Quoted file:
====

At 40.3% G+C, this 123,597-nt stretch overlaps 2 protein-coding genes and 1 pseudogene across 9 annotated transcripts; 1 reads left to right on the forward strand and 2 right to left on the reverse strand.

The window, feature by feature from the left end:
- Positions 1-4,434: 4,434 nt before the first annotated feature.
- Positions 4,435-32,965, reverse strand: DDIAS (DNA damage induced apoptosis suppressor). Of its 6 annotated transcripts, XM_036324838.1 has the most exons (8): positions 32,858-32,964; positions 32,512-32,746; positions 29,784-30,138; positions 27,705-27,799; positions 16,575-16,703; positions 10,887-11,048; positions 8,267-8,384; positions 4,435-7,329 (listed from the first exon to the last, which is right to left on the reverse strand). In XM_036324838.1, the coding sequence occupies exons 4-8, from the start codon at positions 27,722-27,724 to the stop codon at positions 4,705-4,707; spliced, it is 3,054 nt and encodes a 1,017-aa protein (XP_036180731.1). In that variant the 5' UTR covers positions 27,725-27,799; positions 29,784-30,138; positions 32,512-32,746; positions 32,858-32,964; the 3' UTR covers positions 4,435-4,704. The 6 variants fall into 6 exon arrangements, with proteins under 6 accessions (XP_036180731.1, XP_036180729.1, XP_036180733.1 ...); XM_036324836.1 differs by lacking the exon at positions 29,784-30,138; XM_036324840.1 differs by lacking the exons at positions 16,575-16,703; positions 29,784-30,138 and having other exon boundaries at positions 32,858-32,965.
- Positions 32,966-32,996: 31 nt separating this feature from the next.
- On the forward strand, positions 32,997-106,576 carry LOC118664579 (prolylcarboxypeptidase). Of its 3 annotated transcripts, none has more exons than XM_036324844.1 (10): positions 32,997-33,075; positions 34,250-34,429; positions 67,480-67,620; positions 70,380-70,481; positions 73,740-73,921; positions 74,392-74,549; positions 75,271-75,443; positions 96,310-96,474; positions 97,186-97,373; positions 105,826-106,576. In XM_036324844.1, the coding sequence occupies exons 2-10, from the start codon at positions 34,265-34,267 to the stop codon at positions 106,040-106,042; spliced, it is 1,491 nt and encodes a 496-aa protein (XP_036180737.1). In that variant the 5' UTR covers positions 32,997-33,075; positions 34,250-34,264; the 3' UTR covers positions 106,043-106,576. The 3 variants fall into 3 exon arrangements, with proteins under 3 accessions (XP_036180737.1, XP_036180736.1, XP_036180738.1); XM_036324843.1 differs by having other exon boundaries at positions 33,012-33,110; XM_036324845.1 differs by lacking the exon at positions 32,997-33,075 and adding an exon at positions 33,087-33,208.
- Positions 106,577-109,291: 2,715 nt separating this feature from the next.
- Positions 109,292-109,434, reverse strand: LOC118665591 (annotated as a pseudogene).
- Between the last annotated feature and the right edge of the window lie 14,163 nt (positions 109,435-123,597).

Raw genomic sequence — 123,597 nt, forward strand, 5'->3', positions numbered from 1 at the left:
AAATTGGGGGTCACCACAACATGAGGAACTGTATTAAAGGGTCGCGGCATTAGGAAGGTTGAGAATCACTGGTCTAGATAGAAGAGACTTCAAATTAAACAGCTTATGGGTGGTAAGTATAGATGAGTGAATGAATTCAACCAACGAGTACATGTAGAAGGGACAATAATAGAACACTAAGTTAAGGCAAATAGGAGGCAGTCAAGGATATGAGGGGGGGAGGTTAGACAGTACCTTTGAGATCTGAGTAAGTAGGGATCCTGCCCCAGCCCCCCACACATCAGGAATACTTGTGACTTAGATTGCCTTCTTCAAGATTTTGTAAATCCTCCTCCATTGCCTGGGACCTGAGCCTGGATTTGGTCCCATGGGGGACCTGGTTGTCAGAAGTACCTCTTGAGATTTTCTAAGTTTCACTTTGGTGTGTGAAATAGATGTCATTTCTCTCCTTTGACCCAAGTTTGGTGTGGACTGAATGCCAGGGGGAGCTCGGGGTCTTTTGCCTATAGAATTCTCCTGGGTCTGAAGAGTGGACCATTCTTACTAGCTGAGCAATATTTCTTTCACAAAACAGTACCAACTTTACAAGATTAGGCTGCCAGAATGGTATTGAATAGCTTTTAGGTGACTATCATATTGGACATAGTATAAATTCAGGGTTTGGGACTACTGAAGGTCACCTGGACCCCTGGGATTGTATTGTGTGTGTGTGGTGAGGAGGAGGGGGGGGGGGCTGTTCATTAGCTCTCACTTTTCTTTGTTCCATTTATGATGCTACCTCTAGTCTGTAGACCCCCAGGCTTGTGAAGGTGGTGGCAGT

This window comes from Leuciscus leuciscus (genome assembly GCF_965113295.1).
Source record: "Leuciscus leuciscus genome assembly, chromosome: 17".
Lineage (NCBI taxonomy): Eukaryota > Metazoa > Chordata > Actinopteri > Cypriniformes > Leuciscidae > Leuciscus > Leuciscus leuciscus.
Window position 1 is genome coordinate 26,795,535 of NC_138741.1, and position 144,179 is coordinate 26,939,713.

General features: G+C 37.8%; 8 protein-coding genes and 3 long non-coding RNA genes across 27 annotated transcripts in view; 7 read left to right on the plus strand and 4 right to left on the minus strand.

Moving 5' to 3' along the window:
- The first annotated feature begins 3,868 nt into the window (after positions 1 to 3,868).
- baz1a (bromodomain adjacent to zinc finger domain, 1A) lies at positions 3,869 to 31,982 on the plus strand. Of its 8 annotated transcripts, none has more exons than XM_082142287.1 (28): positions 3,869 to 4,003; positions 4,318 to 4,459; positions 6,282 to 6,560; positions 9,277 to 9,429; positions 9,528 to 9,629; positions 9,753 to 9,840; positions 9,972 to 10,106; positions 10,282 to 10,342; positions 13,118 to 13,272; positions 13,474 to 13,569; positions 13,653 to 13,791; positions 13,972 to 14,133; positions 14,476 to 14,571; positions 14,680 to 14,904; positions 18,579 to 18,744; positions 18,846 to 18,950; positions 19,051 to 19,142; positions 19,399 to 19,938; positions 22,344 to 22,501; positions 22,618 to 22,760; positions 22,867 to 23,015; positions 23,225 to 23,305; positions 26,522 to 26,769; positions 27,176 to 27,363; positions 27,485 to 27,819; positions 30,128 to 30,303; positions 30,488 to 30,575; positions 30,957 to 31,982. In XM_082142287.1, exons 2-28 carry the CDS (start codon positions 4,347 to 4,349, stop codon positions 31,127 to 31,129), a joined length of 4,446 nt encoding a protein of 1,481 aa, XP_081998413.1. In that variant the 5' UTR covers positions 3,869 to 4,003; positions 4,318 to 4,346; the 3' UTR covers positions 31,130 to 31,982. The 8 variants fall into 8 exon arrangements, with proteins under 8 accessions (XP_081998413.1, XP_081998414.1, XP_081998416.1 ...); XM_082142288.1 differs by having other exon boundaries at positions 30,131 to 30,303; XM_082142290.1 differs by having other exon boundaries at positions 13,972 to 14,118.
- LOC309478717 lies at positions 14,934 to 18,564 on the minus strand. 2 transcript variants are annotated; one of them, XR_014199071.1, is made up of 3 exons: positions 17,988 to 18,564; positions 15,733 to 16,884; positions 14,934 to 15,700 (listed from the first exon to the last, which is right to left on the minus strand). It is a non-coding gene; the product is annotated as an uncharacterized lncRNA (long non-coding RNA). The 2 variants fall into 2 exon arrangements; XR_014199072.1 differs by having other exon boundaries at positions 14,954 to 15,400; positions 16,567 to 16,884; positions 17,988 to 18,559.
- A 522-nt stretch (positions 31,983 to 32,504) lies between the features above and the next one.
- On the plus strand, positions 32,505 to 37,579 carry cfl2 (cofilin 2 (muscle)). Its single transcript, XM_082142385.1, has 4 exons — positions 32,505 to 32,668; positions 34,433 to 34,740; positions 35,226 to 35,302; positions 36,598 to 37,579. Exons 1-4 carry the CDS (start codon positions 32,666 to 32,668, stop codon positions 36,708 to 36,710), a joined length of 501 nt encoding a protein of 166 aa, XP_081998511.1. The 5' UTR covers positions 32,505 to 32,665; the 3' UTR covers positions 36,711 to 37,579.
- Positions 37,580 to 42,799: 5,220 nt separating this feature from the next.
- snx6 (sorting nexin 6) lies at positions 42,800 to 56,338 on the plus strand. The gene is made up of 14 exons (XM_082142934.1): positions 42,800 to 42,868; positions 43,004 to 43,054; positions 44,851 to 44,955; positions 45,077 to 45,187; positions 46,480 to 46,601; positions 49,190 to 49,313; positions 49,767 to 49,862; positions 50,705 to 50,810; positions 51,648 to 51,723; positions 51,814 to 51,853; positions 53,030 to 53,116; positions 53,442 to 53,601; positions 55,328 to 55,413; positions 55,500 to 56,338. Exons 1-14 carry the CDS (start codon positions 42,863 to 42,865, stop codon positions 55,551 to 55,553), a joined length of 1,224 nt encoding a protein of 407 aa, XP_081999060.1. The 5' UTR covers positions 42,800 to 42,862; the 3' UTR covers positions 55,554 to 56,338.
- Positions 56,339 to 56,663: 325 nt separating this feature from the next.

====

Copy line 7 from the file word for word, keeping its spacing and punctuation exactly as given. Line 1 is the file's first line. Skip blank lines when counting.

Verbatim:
- Positions 106,577-109,291: 2,715 nt separating this feature from the next.